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Year : 2021  |  Volume : 25  |  Issue : 1  |  Page : 38-42

Insulin usage and practices in children and adolescents with type 1 diabetes

1 Andhra Medical College, Visakhapatnam, Andhra Pradesh, India
2 Intern, Andhra Medical College, Visakhapatnam, Student, Department of CS and SE, Andhra University College of Engineering, Visakhapatnam, Andhra Pradesh, India
3 Professor, Department of Endocrinology, Andhra Medical College, Visakhapatnam, Andhra Pradesh, India

Correspondence Address:
Mythili Ayyagari
7-5-123, Mythreyi Nagar, Pandurangapuram, Visakhapatnam, Andhra Pradesh - 530 003
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Source of Support: None, Conflict of Interest: None

DOI: 10.4103/ijem.IJEM_92_21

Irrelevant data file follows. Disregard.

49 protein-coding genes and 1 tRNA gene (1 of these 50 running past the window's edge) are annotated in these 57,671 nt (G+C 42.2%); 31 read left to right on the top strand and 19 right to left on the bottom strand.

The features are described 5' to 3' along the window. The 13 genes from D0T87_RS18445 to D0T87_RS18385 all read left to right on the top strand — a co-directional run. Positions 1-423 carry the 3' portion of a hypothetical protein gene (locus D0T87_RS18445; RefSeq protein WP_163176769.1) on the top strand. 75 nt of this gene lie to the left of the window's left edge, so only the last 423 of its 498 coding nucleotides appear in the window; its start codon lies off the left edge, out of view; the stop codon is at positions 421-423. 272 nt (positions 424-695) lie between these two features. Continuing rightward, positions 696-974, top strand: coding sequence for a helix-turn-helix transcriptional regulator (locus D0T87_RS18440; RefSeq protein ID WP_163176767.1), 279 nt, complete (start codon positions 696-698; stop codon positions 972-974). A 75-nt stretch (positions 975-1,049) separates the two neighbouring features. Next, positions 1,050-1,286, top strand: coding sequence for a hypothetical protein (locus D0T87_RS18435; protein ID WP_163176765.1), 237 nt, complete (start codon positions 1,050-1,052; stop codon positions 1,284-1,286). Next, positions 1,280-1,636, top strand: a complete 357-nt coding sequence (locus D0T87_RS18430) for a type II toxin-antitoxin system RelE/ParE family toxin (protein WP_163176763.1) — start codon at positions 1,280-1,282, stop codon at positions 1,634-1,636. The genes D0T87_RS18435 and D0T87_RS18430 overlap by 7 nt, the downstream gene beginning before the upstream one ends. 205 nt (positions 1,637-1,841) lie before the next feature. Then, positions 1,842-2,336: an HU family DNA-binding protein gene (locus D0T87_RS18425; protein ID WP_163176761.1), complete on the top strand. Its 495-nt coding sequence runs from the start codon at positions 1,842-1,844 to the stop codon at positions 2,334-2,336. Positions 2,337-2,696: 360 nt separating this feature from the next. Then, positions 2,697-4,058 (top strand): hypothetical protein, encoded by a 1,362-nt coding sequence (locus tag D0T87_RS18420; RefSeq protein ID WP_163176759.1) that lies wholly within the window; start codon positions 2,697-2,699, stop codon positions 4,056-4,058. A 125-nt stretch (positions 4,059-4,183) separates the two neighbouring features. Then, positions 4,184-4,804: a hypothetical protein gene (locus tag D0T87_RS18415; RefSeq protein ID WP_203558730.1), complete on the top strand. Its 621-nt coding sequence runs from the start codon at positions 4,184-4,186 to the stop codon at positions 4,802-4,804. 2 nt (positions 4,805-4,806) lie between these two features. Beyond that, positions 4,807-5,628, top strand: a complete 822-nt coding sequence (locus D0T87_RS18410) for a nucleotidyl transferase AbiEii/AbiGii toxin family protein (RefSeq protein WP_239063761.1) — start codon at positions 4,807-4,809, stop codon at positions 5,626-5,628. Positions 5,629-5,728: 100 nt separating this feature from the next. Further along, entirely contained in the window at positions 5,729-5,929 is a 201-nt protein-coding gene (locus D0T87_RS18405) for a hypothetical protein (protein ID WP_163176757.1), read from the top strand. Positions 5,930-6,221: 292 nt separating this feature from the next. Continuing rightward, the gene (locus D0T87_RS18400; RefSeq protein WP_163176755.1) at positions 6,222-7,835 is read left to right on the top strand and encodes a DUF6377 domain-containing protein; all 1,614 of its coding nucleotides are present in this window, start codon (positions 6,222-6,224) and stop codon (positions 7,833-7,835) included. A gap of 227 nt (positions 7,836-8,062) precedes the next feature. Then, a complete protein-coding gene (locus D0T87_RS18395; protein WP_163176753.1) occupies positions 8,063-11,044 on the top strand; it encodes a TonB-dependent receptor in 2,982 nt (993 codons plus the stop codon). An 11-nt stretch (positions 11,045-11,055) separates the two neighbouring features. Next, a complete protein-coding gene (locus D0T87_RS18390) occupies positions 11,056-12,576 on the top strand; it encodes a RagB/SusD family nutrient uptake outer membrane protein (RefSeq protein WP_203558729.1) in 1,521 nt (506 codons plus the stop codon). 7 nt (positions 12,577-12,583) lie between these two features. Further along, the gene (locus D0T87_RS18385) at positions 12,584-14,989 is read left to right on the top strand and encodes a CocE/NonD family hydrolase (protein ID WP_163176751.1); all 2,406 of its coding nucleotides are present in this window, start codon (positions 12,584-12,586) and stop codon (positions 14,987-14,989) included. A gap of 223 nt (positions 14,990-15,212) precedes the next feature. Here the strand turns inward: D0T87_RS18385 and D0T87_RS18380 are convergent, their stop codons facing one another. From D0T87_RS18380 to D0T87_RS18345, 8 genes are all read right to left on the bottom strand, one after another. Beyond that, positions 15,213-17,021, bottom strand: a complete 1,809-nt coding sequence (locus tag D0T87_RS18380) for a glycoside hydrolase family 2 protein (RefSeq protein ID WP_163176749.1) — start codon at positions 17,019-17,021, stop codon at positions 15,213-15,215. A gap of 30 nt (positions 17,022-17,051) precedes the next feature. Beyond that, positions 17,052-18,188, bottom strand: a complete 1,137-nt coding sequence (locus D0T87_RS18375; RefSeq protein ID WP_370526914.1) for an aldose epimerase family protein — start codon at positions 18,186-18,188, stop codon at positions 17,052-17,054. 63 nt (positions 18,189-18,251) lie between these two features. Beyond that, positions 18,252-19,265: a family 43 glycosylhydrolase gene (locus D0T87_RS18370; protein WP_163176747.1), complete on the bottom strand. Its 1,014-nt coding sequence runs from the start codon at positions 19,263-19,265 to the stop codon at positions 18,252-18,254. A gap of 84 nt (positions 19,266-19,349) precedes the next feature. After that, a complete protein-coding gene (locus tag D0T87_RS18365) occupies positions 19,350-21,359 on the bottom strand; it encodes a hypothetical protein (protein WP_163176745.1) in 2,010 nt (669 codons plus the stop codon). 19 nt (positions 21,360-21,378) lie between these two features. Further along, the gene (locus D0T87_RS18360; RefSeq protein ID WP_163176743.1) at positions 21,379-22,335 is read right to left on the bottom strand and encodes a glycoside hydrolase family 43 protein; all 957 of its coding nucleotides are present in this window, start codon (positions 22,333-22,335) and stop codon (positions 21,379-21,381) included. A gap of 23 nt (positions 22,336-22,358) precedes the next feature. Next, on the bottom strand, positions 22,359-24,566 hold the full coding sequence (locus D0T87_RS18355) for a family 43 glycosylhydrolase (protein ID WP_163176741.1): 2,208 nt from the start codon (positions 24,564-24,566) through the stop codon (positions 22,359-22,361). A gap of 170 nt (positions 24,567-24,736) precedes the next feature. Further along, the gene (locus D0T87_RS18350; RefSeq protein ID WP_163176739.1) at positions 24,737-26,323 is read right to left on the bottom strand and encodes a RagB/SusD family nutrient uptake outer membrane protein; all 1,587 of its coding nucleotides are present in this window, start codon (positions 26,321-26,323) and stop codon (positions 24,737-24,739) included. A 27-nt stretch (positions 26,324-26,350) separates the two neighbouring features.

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Context: Data on insulin usage and practices in children and adolescents with type 1 diabetes (T1D) is sparse in India. Aims: To analyze the various insulin types and regimens used by children and adolescents with T1D, the techniques and the devices used for insulin administration, and the storage and disposal methods of delivery devices. Settings and Design: Observational cross-sectional study. Methods and Materials: Study subjects were children and adolescents with T1D ≥6 months and informed consent was obtained. A detailed demographic history was collected, and a predesigned, pretested questionnaire was used. Results: The number of subjects were 90 (M: F; 32:58), age ranging from 3 to 18 years and duration of T1D was 6 months to 16 years. Mean age was 13 ± 4.6 yrs, HbA1c was 9.11 ± 2.2% and duration was 5 years. Conventional insulins were more commonly used than analogs. Basal-bolus (BB) regimen was used in 49% of the subjects. Mean HbA1c for analogs was 7.6% and conventional was 9.3% (p = 0.001). HbA1c <8% was significantly more in those aged 3-8 yrs, mean duration ≤4.1 yrs, those using pens and BB regimen. Fifty-six percent were using own refrigerators for storage and the most common barriers for insulin usage were fear of hypoglycemia (37%), inaccessibility (20%), and apprehension of shots (18%). Site rotation patterns were followed by 84% and 94% of the subjects reported disposing syringes and sharps as general waste. Conclusions: Conventional insulins and vial-syringes remain the most commonly used insulin delivery systems. Glycemic control was better in younger age, lesser duration, BB regimen, analog usage, and pen devices.

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